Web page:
Hitchhiking kidnapper loses appeal over Nimbin conviction

A HITCHHIKER who used drugs and a steak knife to scare a teenager into driving him and another man from Kyogle to Nimbin has been denied an appeal to have his conviction overturned.

Brendan Joel Castle was acquitted of larceny but convicted of kidnapping over the crime which left the young driver, whose identity has been protected, fearing for his safety.

The NSW Court of Criminal Appeal found Castle and an accomplice, referred to only as Mr Boyd in court documents, were standing on a bend in the Kyogle area in October 2012 when one walked in front of an oncoming car and told the driver they wanted to get to Nimbin.

When the driver said he could not drive them, Mr Boyd appeared to offer him drugs and Castle was seen to be holding a bag of marijuana and a steak knife, according to the Crown case.

The terrified young driver submitted to their demands and started the journey with the two passengers.

They stopped at a property belonging to the driver's relative along the way, and the two family members briefly talked.

The older relative noticed the driver looked scared and appeared to have been crying.

"(The relative) told the men that the complainant would only drop them at a lookout partway between his property and the property where the complainant lived," Justice Tom Bathurst said.

"The complainant drove on and when they approached the lookout, Mr Boyd was said to have grabbed the steering wheel, veering the car to the right, and told the complainant to take them to Nimbin, with which the complainant complied.

"There was evidence of strange comments made by Mr Boyd on the road that the complainant interpreted as a veiled threat.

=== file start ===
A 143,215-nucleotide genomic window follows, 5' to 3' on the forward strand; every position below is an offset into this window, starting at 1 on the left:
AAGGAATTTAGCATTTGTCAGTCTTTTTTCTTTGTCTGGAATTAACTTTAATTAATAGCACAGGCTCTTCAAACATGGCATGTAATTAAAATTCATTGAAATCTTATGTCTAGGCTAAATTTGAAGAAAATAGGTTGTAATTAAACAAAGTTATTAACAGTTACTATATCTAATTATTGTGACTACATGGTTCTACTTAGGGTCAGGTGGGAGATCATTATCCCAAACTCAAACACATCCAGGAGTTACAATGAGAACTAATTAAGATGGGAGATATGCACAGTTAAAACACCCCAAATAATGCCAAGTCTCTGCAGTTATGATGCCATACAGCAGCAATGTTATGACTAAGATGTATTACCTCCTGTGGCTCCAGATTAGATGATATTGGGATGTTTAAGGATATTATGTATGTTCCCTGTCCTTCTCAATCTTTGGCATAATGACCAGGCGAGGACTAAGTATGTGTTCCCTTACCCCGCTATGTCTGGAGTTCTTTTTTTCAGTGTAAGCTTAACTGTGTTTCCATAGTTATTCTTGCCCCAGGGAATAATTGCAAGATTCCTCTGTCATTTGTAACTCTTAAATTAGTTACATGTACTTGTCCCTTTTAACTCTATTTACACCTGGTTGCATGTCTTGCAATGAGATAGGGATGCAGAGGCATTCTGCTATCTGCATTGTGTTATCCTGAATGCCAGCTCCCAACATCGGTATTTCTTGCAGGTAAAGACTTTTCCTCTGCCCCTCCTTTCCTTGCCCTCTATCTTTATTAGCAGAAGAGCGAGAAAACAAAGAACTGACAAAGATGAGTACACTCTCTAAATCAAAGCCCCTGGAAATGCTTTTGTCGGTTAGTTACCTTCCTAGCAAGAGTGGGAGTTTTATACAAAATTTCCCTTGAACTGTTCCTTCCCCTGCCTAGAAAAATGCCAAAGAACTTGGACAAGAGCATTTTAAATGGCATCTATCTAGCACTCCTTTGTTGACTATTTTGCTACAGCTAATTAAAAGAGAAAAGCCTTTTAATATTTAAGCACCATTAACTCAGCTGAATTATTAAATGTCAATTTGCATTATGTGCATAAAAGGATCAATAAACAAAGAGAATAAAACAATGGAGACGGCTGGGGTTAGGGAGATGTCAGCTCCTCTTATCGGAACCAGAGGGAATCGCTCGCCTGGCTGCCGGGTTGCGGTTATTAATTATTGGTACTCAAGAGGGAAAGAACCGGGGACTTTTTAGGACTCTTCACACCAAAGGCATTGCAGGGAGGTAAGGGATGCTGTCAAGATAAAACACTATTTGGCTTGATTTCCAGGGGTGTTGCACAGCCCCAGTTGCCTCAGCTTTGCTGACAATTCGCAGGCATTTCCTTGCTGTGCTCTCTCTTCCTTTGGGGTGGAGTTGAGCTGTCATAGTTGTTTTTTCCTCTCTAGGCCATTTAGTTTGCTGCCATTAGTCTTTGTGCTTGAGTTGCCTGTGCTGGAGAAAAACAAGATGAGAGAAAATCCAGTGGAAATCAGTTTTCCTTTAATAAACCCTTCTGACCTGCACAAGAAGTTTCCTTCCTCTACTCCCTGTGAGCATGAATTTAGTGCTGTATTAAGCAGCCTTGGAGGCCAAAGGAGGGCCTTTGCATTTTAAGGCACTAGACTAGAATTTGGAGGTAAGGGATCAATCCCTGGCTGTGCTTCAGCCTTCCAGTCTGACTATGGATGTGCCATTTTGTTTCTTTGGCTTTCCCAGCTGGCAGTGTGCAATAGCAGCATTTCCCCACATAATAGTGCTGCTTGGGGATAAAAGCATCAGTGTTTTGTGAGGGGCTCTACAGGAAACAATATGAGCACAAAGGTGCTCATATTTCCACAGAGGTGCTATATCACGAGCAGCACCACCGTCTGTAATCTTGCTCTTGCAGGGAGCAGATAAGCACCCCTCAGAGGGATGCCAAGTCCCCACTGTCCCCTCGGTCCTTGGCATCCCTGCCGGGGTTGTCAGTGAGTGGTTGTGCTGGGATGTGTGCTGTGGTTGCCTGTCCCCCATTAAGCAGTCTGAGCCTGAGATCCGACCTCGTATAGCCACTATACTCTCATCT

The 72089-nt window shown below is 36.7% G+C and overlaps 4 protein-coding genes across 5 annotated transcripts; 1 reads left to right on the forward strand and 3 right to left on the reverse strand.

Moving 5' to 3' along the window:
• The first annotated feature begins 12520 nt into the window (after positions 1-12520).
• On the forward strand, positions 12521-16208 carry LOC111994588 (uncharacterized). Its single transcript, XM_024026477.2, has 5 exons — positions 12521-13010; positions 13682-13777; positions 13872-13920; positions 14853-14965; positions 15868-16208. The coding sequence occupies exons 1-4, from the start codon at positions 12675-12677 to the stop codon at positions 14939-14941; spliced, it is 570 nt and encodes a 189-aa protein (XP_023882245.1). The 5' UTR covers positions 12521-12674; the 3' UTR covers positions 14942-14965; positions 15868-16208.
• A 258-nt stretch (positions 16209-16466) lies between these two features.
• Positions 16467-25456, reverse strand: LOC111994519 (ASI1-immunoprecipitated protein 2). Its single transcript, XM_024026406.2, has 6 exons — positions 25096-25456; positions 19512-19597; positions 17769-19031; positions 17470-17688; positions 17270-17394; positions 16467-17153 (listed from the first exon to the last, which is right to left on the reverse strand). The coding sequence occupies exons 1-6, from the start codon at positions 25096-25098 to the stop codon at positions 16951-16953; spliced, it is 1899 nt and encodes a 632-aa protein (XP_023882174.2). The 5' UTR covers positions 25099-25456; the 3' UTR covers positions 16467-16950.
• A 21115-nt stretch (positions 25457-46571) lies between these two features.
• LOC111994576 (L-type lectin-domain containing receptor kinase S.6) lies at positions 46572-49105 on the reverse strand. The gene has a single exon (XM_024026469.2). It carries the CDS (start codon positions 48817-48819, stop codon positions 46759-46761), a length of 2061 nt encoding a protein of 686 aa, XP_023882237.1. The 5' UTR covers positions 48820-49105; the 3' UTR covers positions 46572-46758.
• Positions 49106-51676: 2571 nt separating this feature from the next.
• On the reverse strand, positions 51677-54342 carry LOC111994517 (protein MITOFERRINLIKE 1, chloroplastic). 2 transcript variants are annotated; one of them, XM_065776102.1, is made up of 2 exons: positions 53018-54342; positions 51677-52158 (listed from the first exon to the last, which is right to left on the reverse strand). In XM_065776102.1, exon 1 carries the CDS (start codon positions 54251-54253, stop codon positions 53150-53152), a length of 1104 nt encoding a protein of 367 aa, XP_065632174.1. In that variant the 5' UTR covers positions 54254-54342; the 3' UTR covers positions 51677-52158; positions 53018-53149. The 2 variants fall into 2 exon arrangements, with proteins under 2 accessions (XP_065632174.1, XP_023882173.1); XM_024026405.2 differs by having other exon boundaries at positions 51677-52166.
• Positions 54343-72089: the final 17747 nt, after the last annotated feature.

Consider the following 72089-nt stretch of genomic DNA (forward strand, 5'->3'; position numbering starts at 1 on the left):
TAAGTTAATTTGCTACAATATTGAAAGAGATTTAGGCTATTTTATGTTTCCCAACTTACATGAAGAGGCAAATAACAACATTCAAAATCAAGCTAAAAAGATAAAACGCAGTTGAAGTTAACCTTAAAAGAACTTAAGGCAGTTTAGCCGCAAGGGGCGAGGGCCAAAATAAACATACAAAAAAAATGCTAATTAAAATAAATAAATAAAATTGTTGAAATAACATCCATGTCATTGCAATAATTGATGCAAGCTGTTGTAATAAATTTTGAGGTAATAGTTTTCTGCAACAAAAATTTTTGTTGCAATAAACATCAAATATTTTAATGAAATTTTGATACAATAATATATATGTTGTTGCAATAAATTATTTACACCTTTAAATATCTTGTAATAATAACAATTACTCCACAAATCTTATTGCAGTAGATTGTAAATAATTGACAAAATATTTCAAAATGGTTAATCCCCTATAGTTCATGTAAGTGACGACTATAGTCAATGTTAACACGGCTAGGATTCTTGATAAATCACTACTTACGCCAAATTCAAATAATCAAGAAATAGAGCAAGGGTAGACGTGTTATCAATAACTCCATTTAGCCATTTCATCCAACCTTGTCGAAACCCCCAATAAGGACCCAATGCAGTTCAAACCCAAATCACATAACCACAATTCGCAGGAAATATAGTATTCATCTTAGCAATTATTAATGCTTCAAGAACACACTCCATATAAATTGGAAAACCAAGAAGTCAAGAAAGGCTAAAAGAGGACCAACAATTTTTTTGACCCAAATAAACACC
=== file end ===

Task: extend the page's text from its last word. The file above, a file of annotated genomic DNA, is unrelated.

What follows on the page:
"After dropping the men at Nimbin, the complainant was able to return home."

Castle argued he was an innocent hitchhiker, though admittedly intoxicated.

He alleged the teenager had willingly picked up him and his friend and denied having a bag of marijuana or a knife on him.

He further claimed the driver's older relative had sanctioned the drive to Nimbin, and that he had not heard any talk of an alternative drop-off point or seeing his fellow passenger grabbing the steering wheel.

Castle argued the trial judge had misdirected the jury by telling them, if they believed Castle did not realise the driver had refused to drive him, they could consider whether he was reckless as to consent.

"The evidence... established an awareness or appreciation in the appellant that the complainant was not willing to drive him and his companion (that is, that he was not consenting), or at the very least that he was aware of the possibility that he was not consenting," Justice Bathurst said.

The Court of Criminal Appeal found there had been no miscarriage of justice and upheld the guilty verdict. 

Footnote: An earlier version of this story claimed Castle was behind bars. However, the Supreme Court judgement contained no details of his sentence on the charges. We are happy to clarify that.


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